tl;dr

the ancient true since forever (which never changes regardless of every invention humanity ever came up with since the beginning time)

its not about delivering the world to us, it never has been. Its about delivering ourselves to the world on the ground of our own choosing and timing, it always will be

Bixyl Shuftan

Greetings, Leslie Jameson,

As someone whom has been writing about Second Life for ten years, seven under the Second Life Newser, I am still finding new people, places, and events here to write about. Hopefully you will be back for a follow-up article, such as about the Relay for Life in Second Life or Burn2.

Masami Kuramoto

Funny how the term "escapism" comes up and is looked down upon every time the topic is virtual worlds in general or Second Life in particular.

Here's something to consider: Unless you spend your life hunting, fishing, farming and crafting your own tools, clothes, weapons and shelters, you're indulging in escapism. Escapism is what made us leave our caves and tents behind for that air-conditioned apartment with flatscreen TV, broadband internet and a 7-Eleven around the corner. Escapism is the basis of our unique ability to first re-think and then re-shape reality. You need to know where you want to go before you start building the road.

Eme Capalini

Hi Leslie,

Thanks for the chance to ask questions!

I was wondering how long you were in SL before you wrote your article. Also, did you have a chance to customize your avatar? Did you build anything?

As I read your article I had the feeling of someone that stuck their head inside a snow globe and took a look around but never ventured much farther than that. You did a fine job of interviewing others about their SL but you never seemed to create one for yourself or try to understand why someone would want to.

I invite you to come back and try it again.

A. P.

You could have left the sappy, lopsided, "autism martyr mom" out of the article entirely. It skewed the entire article into yet another "disability is tragedy" and "here's how a saint keeps her sanity" POS that happens to mention an online world you do not understand.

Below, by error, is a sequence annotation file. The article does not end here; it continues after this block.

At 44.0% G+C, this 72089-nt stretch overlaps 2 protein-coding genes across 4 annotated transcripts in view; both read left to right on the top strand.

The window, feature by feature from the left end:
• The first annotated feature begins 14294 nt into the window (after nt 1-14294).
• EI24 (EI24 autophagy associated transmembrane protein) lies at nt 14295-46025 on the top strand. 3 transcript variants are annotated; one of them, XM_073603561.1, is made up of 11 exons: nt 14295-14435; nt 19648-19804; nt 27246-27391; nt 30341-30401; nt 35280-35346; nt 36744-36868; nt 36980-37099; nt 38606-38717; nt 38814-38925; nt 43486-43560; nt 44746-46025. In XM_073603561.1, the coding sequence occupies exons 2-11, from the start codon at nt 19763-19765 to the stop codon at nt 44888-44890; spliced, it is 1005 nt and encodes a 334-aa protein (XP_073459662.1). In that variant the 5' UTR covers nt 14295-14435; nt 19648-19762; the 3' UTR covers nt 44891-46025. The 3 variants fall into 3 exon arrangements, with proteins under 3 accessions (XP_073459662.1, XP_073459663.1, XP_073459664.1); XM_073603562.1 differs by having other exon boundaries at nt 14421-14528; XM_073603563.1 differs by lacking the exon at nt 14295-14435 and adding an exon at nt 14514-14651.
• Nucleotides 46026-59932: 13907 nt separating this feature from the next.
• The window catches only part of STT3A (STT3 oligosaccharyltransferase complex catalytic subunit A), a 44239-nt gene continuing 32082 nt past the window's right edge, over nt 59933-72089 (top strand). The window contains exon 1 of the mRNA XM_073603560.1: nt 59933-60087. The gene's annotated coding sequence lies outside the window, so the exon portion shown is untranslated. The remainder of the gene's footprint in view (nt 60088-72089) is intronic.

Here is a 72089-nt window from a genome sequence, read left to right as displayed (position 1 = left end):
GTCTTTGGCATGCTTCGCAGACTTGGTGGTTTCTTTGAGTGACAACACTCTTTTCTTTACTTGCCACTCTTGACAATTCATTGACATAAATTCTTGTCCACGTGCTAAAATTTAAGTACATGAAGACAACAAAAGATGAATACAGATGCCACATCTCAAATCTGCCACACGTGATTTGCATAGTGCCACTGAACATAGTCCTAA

SL is not escapism, parents of autistic people are not saints for merely existing, and you need to spend some serious time with each of the worlds of autistics and Second Life before you write another word about either of them. And yes, I said "autistics," not "autism parents". If you wouldn't spend time interviewing White people to learn about Black or Asian people, then don't ask non-autistic parents and "experts" about autistics.

Leslie

Hi all,

Thanks for these responses--it helps me think about the piece from multiple angles, and I appreciate the energy and thought in them. I'm working with limited time, so I'll speak to as much as I can!

It's true that I was present in Second Life as a writer and journalist, not as someone going for a social experience--that's part of why I was so interested in talking to people who had sought and found intimacy and community in SL, more permanent residents of the snow globe! If I'd been offering a first-person account of a decade of SL residence, it would have been a different piece, written by someone coming from a different place; and I would love to read that piece! I found some of the blogs of my interview subjects fascinating for precisely that reason.

I also appreciate the questioning of "escapism" as an overly reductive term for a complicated, fascinating, and often adaptive or generative human impulse--I try to get at that very idea in the piece itself, but I agree that there is so much more to say about it.

And Tom, I appreciate your thoughtful response to the piece, and—as I say in the essay itself—found your research compelling and useful when I wrote it. What’s perhaps most fascinating to me about your response is the way in which so many of your critiques here actually paraphrase ideas that the essay itself articulates or wrestles with, rather than pointing out concerns it elided. I agree that people use technology in many different ways—the 20-something users I interviewed with certainly testified to that, and I represented as many of their experiences as the piece could feasibly hold—and the piece itself closes with the idea that “escapist” is too simple a word for what happens when people create alternate lives online, and with an interrogation of why we think of escape as somehow antithetical to presence, rather than thinking about the ways in which they are constantly in conversation. (You point out that we could call a baseball game escapist; I point out the ways we might think of art, drugs, smart phones, or daydreaming along similar lines.) I also wrestle explicitly with this very question of why one might think of the offline world as more “real”—cite Alice, for example, expressing frustration with the dichotomy between “real” and online experiences, and pose that very question near the end of the piece: Why do we consider the offline world more “real,” anyway?